4. Incubate the reaction mixture at 37 °C for time points of 0.5, 1, 2, 3, 4, 5, 6, 8, 10, 12, and 15 min.
  5. Quench the reactions with 0.3 mM EDTA. (see Recipes)
  6. Mix the reaction products with an equal volume of gel loading dye.
  7. Heat the reaction samples at 95 °C for 3 min before loading onto the gel, and load 5 μl of reaction sample.
  8. Separate the reaction products in a 15% polyacrylamide gel containing 8 M urea at 30 mA for ~2 h.
  9. Scan the gel on a Typhoon Phosphor Imager as described (Çağlayan et al., 2014; 2015 and 2017).

Data analysis

A sample gel image that shows the products of pol β nucleotide insertion, DNA ligation by DNA ligase, and ligation failure is presented below (Figure 1). The original results were published in Çağlayan et al. (2017).

Figure 1. Time course-dependent changes in the products of nucleotide insertion and DNA ligation in a coupled BER assay in vitro. Lane 1 is a minus enzyme control, lanes 2-12 are the reaction products of dGTP insertion and ligation, and lanes 13-23 are the reaction products of 8-oxo-dGTP insertion, ligation and ligation failure. The reaction time points corresponding to lanes 2-12 and 13-23 are 0.5, 1, 2, 3, 4, 5, 6, 8, 10, 12, and 15 min. The sizes of DNA substrate for insertion and ligation are 18- and 16-mer, respectively. The sizes of the reaction products for dGTP or 8-oxo-dGTP insertion and ligation are 19- and 35-mer, respectively. The size of the abortive ligation product is 16-mer plus an adenylate (AMP) group (~17-mer). 

Representative gel images (Figure 2) illustrate the purity of the human recombinant enzymes, DNA polymerase β (38 kDa) and DNA ligase I (101 kDa). The procedure for the purification of these enzymes was published previously (Beard and Wilson, 1995 and Chen Representative gel images (Figure 2) illustrate the purity of the human recombinant enzymes, DNA polymerase β (38 kDa) and DNA ligase I (101 kDa). The procedure for the purification of these enzymes was published previously (Beard and Wilson, 1995 and Chen et al., 2006). 

Figure 2. Photographs of SDS-PAGE analyses for the purified enzymes used, human recombinant DNA polymerase β (A) and human recombinant DNA ligase I (B). In both panels, lane 1 represents the marker protein ladder. Lanes 2-4 (in panel A) and lanes 2-6 (in panel B) are serial dilutions of pol β and ligase I, respectively.


  1. After preincubation of the enzyme mixture including pol β and DNA ligase I, the reaction should be immediately started by mixing this enzyme mixture into the reaction tube including 1x reaction buffer, dNTP, and DNA substrate. In addition, the enzymatic activities are determined with the substrate in excess over enzyme, under steady-state conditions.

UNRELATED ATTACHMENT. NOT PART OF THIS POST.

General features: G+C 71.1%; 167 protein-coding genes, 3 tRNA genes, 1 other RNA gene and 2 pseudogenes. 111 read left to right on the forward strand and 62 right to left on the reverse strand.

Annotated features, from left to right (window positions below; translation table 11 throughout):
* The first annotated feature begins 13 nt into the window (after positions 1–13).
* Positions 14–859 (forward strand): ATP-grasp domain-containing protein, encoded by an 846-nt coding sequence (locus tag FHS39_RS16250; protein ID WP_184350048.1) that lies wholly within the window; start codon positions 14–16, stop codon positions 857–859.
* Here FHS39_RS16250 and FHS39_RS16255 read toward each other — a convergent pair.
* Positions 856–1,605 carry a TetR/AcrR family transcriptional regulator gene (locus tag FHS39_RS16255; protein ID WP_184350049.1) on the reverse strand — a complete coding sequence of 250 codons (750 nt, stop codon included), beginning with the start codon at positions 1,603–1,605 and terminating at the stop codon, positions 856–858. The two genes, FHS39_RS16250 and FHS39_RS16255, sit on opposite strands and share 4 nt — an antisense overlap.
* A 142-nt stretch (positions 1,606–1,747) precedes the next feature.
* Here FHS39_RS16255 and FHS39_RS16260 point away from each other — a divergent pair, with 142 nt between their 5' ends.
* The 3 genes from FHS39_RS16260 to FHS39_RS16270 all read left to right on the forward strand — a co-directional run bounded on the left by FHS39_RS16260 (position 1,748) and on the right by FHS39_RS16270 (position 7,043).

2. The oligonucleotides (Integrated DNA Technologies, IDT) below are used to construct a double-stranded DNA substrate, including a single-nucleotide gap in one strand (Çağlayan et al., 2017). FAM indicates a fluorescent label at 5’- or 3’-end of the upstream or downstream oligonucleotide.
    Upstream oligonucleotide: FAM-5’-AACATGGGCGGCATGAAAT
    Downstream oligonucleotide: AATGCCCATCCTCACCA-3’-FAM


  1. 1x reaction buffer
    50 mM Tris-HCl (pH 7.5)
    100 mM KCl
    10 mM MgCl2
    1 mM ATP
    1 mM DTT
    100 μg/ml BSA
    10% glycerol
  2. 1x protein storage and dilution buffer
    50 mM HEPES (pH 7.5)
    100 mM NaCl
    1 mM EDTA
    0.1% BSA
    20% glycerol
  3. Enzyme mixture
    1 mg/ml DNA polymerase β
    0.5 mg/ml DNA ligase I
    Prepare 1 μM dilutions for each enzyme in the dilution buffer above
  4. Gel-loading dye
    95% formamide
    20 mM EDTA
    0.02% bromophenol blue
    0.02% xylene cyanol
  5. 10x TBE solution
    108 g Tris-base
    55 g boric acid
    40 ml 0.5 M EDTA
    dH2O up to 1 L
  6. Denaturing PAGE solution (15%)
    40 g urea
    8 ml 10% TBE solution
    10 ml dH2O
    250 μl 10% APS
    35 μl TEMED
  7. EDTA buffer (pH 8.0)
    10 mM Tris-HCl
    1 mM disodium EDTA


This work was supported by the Intramural Research Program of the US National Institutes of Health, National Institute of Environmental Health Sciences (grants Z01 ES050158 and ES050159).


  1. Beard, W. A. and Wilson, S. H. (1995). Purification and domain-mapping of mammalian DNA polymerase β. Methods Enzymol 262: 98-107.
  2. Çağlayan, M., Batra, V. K., Sassa, A., Prasad, R. and Wilson, S. H. (2014). Role of polymerase beta in complementing aprataxin deficiency during abasic-site base excision repair. Nat Struct Mol Biol 21(5): 497-499.
  3. Çağlayan, M., Horton, J. K., Dai, D. P., Stefanick, D. F. and Wilson, S. H. (2017). Oxidized nucleotide insertion by pol β confounds ligation during base excision repair. Nat Commun 8: 14045.
  4. Çağlayan, M., Horton, J. K., Prasad, R. and Wilson, S. H. (2015). Complementation of aprataxin deficiency by base excision repair enzymes. Nucleic Acids Res 43(4): 2271-2281.
  5. Chen, X., Pascal, J., Vijayakumar, S., Wilson, G. M., Ellenberger, T. and Tomkinson, A. E. (2006). Human DNA ligases I, III, and IV-purification and new specific assays for these enzymes. Methods Enzymol 409: 39-52.
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Copyright: © 2017 The Authors; exclusive licensee Bio-protocol LLC.
How to cite: Çağlayan, M. and Wilson, S. H. (2017). In vitro Assay to Measure DNA Polymerase β Nucleotide Insertion Coupled with the DNA Ligation Reaction during Base Excision Repair. Bio-protocol 7(12): e2341. DOI: 10.21769/BioProtoc.2341.